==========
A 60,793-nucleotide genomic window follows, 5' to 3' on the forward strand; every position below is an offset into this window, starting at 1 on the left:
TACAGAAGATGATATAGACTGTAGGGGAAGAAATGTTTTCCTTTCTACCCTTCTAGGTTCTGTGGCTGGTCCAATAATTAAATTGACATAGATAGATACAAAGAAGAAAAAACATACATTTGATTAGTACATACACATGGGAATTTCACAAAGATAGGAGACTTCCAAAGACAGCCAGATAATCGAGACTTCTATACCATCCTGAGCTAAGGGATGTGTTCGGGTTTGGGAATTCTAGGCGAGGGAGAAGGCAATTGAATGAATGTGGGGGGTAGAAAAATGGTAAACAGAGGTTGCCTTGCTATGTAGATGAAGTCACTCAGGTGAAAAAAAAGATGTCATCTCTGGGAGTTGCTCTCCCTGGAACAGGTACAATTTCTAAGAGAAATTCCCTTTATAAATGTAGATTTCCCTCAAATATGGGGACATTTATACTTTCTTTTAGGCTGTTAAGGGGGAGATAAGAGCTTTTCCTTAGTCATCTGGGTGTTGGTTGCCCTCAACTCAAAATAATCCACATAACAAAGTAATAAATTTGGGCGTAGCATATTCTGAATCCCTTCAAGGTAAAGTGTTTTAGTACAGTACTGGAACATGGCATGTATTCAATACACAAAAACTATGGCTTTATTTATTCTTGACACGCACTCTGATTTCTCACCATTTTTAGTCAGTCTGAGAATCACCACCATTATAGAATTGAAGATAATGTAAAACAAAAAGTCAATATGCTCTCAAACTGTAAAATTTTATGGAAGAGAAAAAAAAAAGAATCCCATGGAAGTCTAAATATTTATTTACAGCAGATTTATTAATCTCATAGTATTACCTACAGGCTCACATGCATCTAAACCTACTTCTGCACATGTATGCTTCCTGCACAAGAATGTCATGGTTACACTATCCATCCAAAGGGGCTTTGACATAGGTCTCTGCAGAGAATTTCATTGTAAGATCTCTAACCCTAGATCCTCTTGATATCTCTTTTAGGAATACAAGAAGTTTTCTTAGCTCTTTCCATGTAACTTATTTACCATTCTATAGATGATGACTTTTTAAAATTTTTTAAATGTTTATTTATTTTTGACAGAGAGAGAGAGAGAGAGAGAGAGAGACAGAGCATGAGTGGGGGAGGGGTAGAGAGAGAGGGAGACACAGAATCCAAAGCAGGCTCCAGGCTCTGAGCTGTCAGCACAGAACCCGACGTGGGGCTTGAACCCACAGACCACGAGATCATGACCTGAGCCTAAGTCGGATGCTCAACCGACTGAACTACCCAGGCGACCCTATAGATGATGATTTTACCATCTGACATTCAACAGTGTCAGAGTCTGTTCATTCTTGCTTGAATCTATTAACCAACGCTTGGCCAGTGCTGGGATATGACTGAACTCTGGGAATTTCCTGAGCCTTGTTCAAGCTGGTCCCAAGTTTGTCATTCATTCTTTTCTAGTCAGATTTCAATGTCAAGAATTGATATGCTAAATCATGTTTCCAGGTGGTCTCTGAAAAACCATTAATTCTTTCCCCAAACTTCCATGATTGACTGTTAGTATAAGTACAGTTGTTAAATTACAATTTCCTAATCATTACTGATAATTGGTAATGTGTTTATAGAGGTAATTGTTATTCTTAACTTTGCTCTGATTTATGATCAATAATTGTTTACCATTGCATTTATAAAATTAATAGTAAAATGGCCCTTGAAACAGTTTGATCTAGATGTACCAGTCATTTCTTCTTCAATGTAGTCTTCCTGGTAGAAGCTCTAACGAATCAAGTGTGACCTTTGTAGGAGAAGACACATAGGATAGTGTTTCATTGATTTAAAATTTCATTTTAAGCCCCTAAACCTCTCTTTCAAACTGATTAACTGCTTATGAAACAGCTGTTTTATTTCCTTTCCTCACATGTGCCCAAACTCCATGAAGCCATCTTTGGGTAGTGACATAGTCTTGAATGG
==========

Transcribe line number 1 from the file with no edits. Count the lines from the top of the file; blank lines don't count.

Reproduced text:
A 60,793-nucleotide genomic window follows, 5' to 3' on the forward strand; every position below is an offset into this window, starting at 1 on the left: